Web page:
Ad precision: It depends if you talk to SWISv2 or SWISv3. SWISv2 really cuts milliseconds, however SWISv3 does not. Although SWQL Studio displays the time in seconds only, you can still get precise time if you use other clients, e.g. PowerShell SWIS snapin. Anyway, you need to query against SWISv3 to get the full precision.
Ad 2 hours shift: You are right. SWIS entities return all times in UTC (except for rare cases which might be found), so you must be GMT-2h. SWIS takes care of the conversion, clients are provided with already converted times. Since UTC is a default by convention, it is not indicated explicitly.
Changing to SWISv3 gave more precision indeed. Thanks for that.
Extending the query a little gave me some new headache though:
Following SQL query gives me dns name for a node, when the node went down and when the node came back up again (haven't verified it's 100% correct):
select dbo.Nodes.dns as dns, nodeup.EventTime as startedEvent,
(select top 1 nodedown.EventTime from "
SolarWindsOrion"."dbo"."Events" nodedown where nodedown.EventType=1
and nodeup.NetworkNode= nodedown.NetworkNode and nodeup.EventTime>nodedown.EventTime
order by nodedown.EventTime desc) as stoppedEvent
from "SolarWindsOrion"."dbo"."Events" nodeup
join dbo.Nodes on (nodeup.NetworkNode = dbo.Nodes.NodeID)
order by nodeup.EventTime asc;
This gives me:
node1.com 2012-10-03 23:11:20:513 2012-10-03 23:09:23:427
node2.com 2012-10-05 08:10:00:147 2012-10-05 07:49:56:533
node3.com 2012-10-05 08:11:04:063 2012-10-05 07:51:01:060
node4.com 2012-10-05 08:11:10:153 2012-10-05 07:51:08:170
The corresponding SWIS query:
SELECT Nodes.dns AS dns, nodeup.EventTime AS startedEvent,
(SELECT TOP 1 nodedown.EventTime
FROM Orion.Events nodedown
AND nodeup.NetworkNode= nodedown.NetworkNode
ORDER BY nodedown.EventTime DESC)
FROM Orion.Events nodeup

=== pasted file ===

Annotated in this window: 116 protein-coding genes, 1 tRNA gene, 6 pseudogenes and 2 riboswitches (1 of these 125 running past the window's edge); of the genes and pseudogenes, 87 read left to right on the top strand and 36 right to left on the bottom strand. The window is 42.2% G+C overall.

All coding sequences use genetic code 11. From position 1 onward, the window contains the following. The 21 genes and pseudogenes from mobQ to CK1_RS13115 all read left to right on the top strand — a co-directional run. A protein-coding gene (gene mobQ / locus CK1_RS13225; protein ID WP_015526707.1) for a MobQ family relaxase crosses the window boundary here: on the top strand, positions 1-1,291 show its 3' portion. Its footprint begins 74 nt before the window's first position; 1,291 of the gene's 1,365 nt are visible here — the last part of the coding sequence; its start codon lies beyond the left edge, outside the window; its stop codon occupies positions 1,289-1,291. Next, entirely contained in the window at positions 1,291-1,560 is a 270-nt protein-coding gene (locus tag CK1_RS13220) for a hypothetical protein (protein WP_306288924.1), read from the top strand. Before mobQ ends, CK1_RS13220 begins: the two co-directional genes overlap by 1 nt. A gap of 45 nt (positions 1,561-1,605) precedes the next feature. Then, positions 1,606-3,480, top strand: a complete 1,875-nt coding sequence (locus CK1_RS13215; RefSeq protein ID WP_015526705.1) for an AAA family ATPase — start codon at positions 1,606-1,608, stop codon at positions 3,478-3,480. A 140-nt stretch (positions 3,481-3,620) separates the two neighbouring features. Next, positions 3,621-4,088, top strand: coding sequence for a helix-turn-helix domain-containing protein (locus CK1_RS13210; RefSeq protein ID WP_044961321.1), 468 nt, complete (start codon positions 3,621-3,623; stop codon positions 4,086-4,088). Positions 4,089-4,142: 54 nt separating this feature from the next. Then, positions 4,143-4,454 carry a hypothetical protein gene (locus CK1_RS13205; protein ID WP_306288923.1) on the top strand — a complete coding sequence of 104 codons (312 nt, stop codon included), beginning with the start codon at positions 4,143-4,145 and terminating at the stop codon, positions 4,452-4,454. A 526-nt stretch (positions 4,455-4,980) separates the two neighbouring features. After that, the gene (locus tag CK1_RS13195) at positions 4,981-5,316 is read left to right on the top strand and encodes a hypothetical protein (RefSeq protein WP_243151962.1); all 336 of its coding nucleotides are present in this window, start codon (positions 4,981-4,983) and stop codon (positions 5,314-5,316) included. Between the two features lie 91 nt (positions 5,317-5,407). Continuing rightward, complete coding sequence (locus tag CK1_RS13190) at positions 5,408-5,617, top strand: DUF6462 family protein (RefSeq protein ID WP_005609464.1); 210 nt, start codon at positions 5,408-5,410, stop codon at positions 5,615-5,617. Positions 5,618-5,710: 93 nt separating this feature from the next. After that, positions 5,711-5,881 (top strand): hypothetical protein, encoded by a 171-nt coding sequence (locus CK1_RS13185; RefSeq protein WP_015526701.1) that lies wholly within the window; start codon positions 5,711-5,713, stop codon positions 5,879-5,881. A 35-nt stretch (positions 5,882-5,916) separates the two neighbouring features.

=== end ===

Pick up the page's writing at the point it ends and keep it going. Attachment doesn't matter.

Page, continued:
JOIN Orion.Nodes ON (nodeup.NetworkNode = Nodes.NodeID)
ORDER BY nodeup.EventTime ASC;
gives me ..
node1.com 2012-10-03T21:11:20.5130000Z 2012-10-03T23:09:23.4270000
node2.com 2012-10-05T06:10:00.1470000Z 2012-10-05T07:49:56.5330000
node3.com 2012-10-05T06:11:04.0630000Z 2012-10-05T07:51:01.0600000
node4.com 2012-10-05T06:11:10.1530000Z 2012-10-05T07:51:08.1700000
If you look at the result returned from SWIS:
The first column is UTC formatted indicated by the Z? The second is not? (Maybe this is one of the rare cases you were talking about). The second column of times matches the result of the SQL query (no timezone information eventhough the precision of the milliseconds seems strange?).
Maybe my query is pushing the limits for SWIS?
1 of 1 people found this helpful
your script is valid and since you're referring to the same property, it really should be both provided in UTC. This has been confirmed as a bug, tracked under internal bug ticket #186175.
I have also tried to rewrite your query in particular, so that it passes through and provides you what you need (I hope I didn't miss anything from your original query):
SELECT x.dns, ToUtc(x._startedEvent) as startedEvent, ToUtc(x._stoppedEvent) as stoppedEvent
SELECT Nodes.dns AS dns, nodeup.EventTime AS _startedEvent, MAX(nodedown.EventTime) AS _stoppedEvent
FROM Orion.Events nodeup
LEFT JOIN Orion.Events nodedown
JOIN Orion.Nodes ON nodeup.NetworkNode = Nodes.NodeID
WHERE nodeup.EventType=5 AND nodedown.EventType=1
GROUP BY nodeup.EventID, Nodes.dns, nodeup.EventTime
ORDER BY x._startedEvent ASC
It doesn't appear that this is fixed in the most recent SWQL Studio. The results from the studio are misleading using V3. This really ought to have a bug ticket.
We have updated SWQL Studio to improve the precision of the displayed datetime values. Now it uses a fixed format "yyyy-MM-dd HH:mm:ss[.FFFFFF]". Please try the most recent build available at link: Orion SDK release v2.0.41-beta.